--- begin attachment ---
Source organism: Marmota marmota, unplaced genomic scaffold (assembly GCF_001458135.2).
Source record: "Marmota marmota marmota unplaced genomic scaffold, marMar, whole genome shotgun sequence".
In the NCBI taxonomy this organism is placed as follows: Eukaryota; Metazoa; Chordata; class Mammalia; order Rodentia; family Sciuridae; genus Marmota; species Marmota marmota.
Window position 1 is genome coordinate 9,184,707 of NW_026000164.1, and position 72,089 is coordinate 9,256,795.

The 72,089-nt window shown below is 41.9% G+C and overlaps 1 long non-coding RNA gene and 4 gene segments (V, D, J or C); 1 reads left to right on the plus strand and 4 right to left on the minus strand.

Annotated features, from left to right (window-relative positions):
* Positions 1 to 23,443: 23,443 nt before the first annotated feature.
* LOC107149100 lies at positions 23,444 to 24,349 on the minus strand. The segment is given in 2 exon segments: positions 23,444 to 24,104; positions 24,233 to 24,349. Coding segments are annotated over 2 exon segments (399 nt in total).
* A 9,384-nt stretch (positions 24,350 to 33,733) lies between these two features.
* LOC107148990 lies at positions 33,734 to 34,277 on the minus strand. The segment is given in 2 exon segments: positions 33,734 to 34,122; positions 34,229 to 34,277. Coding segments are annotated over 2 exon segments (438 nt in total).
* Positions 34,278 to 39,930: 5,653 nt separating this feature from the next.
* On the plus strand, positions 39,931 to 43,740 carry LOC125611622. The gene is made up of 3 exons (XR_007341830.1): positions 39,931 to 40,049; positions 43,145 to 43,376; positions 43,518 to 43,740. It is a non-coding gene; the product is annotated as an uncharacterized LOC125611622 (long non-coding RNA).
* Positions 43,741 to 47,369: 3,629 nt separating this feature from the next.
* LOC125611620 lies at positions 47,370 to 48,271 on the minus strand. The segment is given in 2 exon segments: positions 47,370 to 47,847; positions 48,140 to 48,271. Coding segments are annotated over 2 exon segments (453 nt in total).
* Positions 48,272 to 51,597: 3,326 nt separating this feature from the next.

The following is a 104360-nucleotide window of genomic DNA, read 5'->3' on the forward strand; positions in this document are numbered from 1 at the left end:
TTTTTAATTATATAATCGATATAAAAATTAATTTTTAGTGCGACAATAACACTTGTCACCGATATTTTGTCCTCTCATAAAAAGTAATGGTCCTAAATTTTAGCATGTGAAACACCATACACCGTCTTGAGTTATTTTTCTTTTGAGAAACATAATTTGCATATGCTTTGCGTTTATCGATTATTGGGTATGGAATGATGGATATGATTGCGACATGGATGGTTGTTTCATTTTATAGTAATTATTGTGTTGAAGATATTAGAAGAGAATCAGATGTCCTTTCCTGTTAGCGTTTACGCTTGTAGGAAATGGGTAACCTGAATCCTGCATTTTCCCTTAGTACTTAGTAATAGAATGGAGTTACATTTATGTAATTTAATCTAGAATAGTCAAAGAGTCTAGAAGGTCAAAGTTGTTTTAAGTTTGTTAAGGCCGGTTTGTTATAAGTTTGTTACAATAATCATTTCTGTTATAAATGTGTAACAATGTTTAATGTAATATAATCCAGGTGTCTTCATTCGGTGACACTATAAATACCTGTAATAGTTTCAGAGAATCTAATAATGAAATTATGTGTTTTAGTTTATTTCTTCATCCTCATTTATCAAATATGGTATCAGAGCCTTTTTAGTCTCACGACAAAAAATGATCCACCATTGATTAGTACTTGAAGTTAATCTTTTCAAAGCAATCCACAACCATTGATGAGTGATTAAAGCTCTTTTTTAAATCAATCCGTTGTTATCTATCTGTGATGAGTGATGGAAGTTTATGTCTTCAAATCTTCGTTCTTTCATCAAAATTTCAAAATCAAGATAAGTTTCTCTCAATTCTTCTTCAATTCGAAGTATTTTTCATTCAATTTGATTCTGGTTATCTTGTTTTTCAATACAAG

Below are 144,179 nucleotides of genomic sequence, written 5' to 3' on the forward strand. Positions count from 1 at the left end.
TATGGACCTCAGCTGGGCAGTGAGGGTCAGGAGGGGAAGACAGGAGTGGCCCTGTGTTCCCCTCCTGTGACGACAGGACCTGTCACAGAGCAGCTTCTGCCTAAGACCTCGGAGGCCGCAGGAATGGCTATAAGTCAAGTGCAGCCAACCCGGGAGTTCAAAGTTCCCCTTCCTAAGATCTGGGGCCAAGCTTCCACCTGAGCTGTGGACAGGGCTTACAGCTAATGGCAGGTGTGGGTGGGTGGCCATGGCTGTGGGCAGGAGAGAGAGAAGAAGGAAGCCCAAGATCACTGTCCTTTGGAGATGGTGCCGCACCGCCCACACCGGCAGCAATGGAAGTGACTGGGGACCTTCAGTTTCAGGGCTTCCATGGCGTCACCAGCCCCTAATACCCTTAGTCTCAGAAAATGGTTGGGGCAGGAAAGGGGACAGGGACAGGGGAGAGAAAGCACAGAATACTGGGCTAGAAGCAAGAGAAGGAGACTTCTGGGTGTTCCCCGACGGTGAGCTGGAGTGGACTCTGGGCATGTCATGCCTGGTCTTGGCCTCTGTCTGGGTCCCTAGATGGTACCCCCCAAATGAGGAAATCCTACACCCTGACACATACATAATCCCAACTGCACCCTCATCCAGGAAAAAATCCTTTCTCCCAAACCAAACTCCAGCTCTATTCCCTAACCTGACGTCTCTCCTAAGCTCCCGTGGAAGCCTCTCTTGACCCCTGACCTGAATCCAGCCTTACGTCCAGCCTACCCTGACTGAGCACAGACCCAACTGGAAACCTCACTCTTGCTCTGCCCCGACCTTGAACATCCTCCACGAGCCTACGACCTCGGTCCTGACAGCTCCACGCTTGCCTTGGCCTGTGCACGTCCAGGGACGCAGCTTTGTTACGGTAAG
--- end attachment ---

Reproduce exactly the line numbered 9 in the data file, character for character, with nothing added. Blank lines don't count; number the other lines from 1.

* A 9,384-nt stretch (positions 24,350 to 33,733) lies between these two features.